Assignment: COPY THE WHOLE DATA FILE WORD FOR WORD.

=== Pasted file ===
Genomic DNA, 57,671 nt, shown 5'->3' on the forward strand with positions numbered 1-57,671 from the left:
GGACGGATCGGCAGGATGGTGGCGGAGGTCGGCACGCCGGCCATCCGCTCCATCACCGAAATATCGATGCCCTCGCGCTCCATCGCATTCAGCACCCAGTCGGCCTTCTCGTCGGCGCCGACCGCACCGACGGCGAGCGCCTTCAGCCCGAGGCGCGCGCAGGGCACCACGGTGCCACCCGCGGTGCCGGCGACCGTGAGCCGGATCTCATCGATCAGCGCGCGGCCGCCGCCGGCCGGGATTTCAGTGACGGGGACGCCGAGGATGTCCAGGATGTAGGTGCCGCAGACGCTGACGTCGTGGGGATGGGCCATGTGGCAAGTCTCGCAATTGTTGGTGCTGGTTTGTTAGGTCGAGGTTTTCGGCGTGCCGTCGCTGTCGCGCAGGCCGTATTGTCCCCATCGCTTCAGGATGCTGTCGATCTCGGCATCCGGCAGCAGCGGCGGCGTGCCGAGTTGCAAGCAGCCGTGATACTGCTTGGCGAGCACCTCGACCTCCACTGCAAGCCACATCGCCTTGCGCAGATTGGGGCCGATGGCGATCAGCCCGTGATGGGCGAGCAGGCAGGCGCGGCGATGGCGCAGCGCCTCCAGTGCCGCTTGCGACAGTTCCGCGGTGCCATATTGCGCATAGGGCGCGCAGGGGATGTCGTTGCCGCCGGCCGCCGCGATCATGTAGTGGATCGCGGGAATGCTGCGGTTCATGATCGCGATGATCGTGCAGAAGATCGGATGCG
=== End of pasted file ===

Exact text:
Genomic DNA, 57,671 nt, shown 5'->3' on the forward strand with positions numbered 1-57,671 from the left:
GGACGGATCGGCAGGATGGTGGCGGAGGTCGGCACGCCGGCCATCCGCTCCATCACCGAAATATCGATGCCCTCGCGCTCCATCGCATTCAGCACCCAGTCGGCCTTCTCGTCGGCGCCGACCGCACCGACGGCGAGCGCCTTCAGCCCGAGGCGCGCGCAGGGCACCACGGTGCCACCCGCGGTGCCGGCGACCGTGAGCCGGATCTCATCGATCAGCGCGCGGCCGCCGCCGGCCGGGATTTCAGTGACGGGGACGCCGAGGATGTCCAGGATGTAGGTGCCGCAGACGCTGACGTCGTGGGGATGGGCCATGTGGCAAGTCTCGCAATTGTTGGTGCTGGTTTGTTAGGTCGAGGTTTTCGGCGTGCCGTCGCTGTCGCGCAGGCCGTATTGTCCCCATCGCTTCAGGATGCTGTCGATCTCGGCATCCGGCAGCAGCGGCGGCGTGCCGAGTTGCAAGCAGCCGTGATACTGCTTGGCGAGCACCTCGACCTCCACTGCAAGCCACATCGCCTTGCGCAGATTGGGGCCGATGGCGATCAGCCCGTGATGGGCGAGCAGGCAGGCGCGGCGATGGCGCAGCGCCTCCAGTGCCGCTTGCGACAGTTCCGCGGTGCCATATTGCGCATAGGGCGCGCAGGGGATGTCGTTGCCGCCGGCCGCCGCGATCATGTAGTGGATCGCGGGAATGCTGCGGTTCATGATCGCGATGATCGTGCAGAAGATCGGATGCG